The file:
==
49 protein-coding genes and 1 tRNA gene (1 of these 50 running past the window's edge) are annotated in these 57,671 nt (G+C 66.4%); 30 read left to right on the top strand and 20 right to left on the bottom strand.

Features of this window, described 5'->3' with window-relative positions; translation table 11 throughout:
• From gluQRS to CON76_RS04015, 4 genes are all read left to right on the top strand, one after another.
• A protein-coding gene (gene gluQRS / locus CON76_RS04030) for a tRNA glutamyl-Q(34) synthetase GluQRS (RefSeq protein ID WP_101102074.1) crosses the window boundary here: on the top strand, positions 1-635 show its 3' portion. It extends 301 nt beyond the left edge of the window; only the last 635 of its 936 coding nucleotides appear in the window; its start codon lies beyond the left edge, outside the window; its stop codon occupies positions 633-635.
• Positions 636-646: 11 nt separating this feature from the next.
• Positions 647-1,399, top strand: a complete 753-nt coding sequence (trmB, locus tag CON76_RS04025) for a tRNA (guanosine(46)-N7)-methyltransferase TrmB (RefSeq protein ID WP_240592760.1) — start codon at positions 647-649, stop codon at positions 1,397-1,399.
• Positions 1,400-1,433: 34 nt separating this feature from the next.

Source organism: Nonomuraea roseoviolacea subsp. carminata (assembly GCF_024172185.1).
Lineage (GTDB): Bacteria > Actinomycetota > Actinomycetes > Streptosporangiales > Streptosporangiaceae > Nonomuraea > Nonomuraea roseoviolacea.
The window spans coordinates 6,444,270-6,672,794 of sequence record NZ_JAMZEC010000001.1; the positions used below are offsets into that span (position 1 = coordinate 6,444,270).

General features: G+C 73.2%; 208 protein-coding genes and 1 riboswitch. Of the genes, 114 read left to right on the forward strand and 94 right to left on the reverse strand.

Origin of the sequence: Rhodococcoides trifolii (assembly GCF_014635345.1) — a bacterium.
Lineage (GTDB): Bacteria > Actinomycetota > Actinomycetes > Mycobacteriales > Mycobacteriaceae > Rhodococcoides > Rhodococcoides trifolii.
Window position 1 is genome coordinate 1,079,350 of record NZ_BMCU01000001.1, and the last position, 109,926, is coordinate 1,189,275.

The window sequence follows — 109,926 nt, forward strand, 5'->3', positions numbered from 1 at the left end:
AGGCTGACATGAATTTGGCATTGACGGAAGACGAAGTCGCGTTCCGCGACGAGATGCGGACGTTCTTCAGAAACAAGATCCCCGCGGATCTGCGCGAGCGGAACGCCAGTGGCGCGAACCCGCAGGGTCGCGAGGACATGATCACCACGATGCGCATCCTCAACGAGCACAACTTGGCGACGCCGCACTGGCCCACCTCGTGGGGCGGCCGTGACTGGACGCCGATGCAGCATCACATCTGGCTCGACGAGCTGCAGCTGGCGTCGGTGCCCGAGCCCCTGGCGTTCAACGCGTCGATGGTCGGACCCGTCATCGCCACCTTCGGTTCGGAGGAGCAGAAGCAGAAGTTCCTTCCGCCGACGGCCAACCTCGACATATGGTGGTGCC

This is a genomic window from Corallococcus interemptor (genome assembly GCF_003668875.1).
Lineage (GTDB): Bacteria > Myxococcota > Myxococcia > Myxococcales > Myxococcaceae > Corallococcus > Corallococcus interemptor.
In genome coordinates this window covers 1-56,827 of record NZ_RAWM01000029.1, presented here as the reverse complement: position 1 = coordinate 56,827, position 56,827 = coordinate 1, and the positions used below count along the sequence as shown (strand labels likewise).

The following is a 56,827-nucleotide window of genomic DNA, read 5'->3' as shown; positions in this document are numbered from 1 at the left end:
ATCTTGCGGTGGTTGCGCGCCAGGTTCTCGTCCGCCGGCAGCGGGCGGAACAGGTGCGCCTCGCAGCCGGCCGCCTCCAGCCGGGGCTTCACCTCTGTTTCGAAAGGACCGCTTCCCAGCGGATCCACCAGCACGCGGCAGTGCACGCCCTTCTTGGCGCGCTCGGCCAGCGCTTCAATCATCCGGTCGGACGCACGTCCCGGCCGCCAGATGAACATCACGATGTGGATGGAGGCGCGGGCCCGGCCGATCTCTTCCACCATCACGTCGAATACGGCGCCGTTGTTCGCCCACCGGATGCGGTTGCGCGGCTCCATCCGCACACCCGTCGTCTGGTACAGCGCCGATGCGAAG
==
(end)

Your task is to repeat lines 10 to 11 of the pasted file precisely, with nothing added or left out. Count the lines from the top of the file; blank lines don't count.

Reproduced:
The window spans coordinates 6,444,270-6,672,794 of sequence record NZ_JAMZEC010000001.1; the positions used below are offsets into that span (position 1 = coordinate 6,444,270).

General features: G+C 73.2%; 208 protein-coding genes and 1 riboswitch. Of the genes, 114 read left to right on the forward strand and 94 right to left on the reverse strand.